Your car's thermostat allows coolant to circulate when the engine is warmed up and should be closed when the engine is cold so that the car can warm up faster. It's a fairly inexpensive part that's replaced easily, but when it fails, your car can overheat, causing costly engine damage.
Warm up the car but don't let it overheat--don't let the temperature gauge go into the red.
Turn off the engine.
Open the hood.
Find the upper radiator hose. It's black, is made of rubber and is about 2 inches in diameter, with metal clamps on either end. The upper hose goes into the top of the radiator.
Locate the lower radiator hose. It looks similar to the upper hose except that it attaches to the bottom part of the radiator.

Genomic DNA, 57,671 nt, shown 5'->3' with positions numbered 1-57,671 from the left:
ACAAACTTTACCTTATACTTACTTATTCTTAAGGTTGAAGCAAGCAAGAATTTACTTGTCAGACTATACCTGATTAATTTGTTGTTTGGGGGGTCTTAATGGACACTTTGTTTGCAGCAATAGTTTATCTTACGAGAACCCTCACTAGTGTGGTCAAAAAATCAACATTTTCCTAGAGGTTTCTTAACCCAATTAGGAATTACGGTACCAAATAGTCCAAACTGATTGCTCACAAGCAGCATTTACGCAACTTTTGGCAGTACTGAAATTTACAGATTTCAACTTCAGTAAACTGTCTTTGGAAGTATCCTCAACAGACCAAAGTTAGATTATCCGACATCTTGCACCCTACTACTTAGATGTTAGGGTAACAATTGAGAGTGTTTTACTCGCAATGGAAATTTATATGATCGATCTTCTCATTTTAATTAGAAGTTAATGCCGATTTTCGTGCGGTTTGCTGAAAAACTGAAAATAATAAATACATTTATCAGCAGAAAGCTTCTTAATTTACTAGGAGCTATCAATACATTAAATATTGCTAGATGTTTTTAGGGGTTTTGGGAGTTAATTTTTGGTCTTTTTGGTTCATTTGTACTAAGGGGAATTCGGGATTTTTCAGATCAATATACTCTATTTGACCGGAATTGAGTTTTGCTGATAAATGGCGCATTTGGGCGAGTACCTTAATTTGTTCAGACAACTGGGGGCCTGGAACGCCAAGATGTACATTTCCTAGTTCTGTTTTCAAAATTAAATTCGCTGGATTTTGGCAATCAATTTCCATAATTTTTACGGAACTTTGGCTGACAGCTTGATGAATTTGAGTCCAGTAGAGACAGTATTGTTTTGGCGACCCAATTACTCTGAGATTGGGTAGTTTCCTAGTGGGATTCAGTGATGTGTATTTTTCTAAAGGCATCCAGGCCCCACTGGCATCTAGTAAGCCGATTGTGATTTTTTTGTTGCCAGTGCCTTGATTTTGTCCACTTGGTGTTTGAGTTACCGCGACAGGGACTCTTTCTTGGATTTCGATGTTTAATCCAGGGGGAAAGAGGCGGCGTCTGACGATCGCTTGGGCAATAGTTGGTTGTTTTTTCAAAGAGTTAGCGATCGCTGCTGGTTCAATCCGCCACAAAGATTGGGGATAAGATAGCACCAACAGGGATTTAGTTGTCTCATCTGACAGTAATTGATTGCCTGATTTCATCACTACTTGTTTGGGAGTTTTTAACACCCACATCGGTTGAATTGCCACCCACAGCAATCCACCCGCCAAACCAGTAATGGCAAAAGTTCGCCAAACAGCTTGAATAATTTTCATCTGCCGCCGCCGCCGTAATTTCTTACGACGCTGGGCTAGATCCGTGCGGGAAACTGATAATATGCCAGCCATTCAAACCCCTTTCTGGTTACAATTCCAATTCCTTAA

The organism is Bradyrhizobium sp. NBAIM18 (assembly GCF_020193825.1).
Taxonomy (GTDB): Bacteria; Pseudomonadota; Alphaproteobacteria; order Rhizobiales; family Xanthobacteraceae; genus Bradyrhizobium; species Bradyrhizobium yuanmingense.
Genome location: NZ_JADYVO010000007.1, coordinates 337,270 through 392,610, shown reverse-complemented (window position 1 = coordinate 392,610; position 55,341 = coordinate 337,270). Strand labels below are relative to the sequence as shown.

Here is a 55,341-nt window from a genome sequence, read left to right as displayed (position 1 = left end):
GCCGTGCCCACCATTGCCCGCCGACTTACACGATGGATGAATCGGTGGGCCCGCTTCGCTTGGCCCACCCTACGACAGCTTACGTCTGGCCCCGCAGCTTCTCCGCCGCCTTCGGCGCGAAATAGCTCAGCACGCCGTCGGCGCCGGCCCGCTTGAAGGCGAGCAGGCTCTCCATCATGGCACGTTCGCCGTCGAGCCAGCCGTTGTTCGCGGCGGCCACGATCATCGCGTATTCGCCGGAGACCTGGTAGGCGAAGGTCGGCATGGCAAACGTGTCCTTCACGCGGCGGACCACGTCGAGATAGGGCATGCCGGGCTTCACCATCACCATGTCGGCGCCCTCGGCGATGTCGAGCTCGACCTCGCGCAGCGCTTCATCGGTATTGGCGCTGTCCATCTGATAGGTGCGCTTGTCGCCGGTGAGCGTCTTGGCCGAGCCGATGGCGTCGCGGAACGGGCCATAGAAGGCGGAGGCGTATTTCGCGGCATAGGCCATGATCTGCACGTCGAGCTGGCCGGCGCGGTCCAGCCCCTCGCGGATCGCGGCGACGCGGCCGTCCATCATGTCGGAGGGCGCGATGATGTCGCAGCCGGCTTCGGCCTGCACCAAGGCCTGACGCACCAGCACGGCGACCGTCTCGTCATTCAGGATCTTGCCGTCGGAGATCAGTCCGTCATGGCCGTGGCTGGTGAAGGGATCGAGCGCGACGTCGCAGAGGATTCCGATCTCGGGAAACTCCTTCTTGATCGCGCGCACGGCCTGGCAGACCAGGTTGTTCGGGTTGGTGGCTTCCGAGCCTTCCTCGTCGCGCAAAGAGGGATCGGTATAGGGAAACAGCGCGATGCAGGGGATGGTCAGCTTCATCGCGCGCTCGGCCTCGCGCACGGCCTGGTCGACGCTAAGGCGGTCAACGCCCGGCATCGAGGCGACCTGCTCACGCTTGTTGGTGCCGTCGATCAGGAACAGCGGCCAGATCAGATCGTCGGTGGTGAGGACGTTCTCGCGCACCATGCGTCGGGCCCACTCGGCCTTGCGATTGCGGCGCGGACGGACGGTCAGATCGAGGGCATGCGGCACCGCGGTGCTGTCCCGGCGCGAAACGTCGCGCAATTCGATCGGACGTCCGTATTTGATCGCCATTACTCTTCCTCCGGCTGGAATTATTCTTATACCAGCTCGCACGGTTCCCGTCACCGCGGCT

Touch each hose very carefully (they can be extremely hot). If the temperature gauge is indicating that the engine is warmed up but one hose is hot and the other is cold, the thermostat is probably stuck closed, and the coolant isn't circulating through the radiator.
Have the thermostat replaced if this is the case.